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Giller-nominated Nancy Richler on her latest book

Giller-nominated Nancy Richler on her latest book

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Author says media steer clear of asking about her sexual orientation
Nancy Richler's latest book, The Imposter Bride, has been nominated for this year's Giller Prize. The award, which will be presented Oct 30 in Toronto, is one of Canada’s most prestigious literary prizes.  
 
“I’m thrilled to pieces,” Richler says. “It’s been absolutely wonderful.”
 
Being shortlisted for the Giller brings increased sales and media attention, but Richler says journalists have steered clear of questions about her sexual orientation. “I don’t get asked about it,” says the author, who has been open about her sexuality for years. 
 
Richler isn’t sure why the question hasn't come up, but she says being a lesbian does “inform her writing.”
 
In the below interview, Richler talks about The Imposter Bride.
 
The Giller Prize will be broadcast on CBC television on Oct 30 at 9pm. Richler’s book will be introduced by Sex and the City star Kim Cattrall.


 
 

Comments

So Nadine says...
"And maybe, just maybe, nobody cares any more? Welcome to 2012. This is progress. Same-sex marriage has been happening for a decade. When are some people going to get over themselves and realize that the flip side of normalization and assimilation and legitimacy is that the entire issue of sexual orientation is demystified?" In spite of all evidence to the contrary. Wow, just wow. Hopeless absolutely hopeless.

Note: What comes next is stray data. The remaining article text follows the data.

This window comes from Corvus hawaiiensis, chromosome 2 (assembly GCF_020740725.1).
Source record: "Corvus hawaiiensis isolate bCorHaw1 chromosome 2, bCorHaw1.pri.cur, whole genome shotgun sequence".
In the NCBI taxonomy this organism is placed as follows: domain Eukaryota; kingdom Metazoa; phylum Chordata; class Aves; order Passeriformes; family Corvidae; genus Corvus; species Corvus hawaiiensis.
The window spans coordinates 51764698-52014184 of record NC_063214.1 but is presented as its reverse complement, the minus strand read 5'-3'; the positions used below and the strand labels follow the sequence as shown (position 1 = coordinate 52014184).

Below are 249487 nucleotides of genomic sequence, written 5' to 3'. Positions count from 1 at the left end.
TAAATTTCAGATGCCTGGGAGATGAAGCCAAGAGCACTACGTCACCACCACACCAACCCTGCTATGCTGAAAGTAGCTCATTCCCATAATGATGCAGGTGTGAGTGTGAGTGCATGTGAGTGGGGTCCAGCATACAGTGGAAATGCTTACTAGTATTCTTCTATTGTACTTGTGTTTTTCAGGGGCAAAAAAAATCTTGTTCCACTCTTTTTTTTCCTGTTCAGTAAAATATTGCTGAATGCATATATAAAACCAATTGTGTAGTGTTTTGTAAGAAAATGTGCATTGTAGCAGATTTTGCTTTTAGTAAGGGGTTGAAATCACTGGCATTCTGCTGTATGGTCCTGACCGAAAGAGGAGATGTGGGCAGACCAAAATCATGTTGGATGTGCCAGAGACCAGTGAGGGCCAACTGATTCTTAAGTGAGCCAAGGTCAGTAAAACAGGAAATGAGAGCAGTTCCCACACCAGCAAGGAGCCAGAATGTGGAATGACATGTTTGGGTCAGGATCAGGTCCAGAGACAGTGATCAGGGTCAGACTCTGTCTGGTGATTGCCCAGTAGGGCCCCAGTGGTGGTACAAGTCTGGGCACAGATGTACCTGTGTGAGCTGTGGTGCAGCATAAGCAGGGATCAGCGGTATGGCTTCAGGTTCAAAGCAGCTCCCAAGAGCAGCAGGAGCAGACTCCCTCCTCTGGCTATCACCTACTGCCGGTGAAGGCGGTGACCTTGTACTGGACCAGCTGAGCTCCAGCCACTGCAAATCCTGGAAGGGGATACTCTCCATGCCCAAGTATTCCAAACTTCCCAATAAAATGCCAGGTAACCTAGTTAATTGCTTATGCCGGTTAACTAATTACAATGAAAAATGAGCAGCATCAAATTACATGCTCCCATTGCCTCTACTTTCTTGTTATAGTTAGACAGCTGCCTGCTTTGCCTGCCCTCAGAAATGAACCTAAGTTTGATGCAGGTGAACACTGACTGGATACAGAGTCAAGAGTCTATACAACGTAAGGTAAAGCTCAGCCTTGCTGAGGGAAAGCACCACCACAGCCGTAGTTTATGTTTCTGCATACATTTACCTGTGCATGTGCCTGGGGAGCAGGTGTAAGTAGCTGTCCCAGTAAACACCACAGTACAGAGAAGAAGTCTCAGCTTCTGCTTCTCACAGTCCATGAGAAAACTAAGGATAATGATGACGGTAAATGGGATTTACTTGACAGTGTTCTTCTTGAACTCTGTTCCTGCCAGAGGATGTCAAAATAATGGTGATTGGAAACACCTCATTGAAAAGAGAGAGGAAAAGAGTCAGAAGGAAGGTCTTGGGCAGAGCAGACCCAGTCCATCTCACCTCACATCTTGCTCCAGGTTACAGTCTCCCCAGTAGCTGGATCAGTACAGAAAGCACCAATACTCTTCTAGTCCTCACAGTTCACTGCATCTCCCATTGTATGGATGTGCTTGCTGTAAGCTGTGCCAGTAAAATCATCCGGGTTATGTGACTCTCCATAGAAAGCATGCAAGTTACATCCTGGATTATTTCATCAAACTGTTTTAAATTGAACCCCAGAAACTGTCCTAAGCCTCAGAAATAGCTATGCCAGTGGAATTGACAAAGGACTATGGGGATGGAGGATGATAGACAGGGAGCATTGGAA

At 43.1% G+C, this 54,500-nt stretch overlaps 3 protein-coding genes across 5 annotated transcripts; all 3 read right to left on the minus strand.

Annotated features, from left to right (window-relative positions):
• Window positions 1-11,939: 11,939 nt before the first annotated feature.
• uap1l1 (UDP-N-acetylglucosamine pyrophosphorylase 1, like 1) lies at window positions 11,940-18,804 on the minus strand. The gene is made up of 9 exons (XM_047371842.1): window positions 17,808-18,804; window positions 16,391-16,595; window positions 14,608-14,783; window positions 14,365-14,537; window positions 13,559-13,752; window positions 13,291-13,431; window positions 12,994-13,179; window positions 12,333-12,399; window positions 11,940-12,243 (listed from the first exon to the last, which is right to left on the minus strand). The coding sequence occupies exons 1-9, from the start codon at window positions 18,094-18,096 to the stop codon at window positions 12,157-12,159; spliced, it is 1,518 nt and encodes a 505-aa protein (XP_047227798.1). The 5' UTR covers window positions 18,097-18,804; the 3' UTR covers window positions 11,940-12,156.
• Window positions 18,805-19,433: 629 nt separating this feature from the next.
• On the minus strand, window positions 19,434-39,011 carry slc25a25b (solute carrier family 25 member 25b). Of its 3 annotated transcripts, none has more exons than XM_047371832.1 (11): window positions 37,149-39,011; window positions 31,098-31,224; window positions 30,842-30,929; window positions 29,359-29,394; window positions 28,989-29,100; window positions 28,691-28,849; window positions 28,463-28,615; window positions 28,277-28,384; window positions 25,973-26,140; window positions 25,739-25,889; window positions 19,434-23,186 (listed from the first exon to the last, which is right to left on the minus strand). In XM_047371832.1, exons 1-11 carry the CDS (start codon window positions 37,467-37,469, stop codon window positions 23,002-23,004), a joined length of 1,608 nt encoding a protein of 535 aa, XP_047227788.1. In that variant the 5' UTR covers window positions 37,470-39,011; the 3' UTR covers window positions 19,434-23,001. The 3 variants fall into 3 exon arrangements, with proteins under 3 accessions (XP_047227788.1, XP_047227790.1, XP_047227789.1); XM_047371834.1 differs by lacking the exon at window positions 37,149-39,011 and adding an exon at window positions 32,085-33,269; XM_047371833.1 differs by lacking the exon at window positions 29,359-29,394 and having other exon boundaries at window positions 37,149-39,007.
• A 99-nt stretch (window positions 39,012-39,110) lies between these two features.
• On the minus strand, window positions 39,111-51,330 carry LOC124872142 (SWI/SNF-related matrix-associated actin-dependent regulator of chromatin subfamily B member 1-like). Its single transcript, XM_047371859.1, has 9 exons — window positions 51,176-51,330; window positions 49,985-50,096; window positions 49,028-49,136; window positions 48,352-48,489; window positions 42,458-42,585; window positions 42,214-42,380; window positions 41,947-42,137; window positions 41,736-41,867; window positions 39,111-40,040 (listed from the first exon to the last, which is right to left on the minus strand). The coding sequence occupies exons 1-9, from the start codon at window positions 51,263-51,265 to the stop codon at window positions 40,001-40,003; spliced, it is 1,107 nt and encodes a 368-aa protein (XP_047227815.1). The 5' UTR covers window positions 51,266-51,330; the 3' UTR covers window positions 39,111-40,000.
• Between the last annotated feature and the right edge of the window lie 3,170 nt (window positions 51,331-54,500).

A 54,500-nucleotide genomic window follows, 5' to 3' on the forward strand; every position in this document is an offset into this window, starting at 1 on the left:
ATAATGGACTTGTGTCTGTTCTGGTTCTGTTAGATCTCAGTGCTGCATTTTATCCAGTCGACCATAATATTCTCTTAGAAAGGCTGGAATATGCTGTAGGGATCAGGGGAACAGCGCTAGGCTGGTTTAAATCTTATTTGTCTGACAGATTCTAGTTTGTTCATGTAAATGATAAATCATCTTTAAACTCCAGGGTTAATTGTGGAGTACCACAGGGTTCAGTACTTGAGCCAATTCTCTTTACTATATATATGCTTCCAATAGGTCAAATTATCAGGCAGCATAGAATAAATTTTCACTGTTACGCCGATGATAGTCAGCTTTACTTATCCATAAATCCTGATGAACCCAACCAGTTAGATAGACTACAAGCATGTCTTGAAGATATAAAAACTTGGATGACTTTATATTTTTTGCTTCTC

Duh
I rarely say this, but OMG. She doesn't know why her sexuality does't come up, even though she's never hidden it by her own admittance. “I don’t get asked about it,” says the author, who has been open about her sexuality for years." Hello? Well, that answers itself then, doesn't it? What's to ask about, if it has never been a mystery? And maybe, just maybe, nobody cares any more? Welcome to 2012. This is progress. Same-sex marriage has been happening for a decade. When are some people going to get over themselves and realize that the flip side of normalization and assimilation and legitimacy is that the entire issue of sexual orientation is demystified? I wonder if any asks Dionne Brand "so, what's it like to write while black?"
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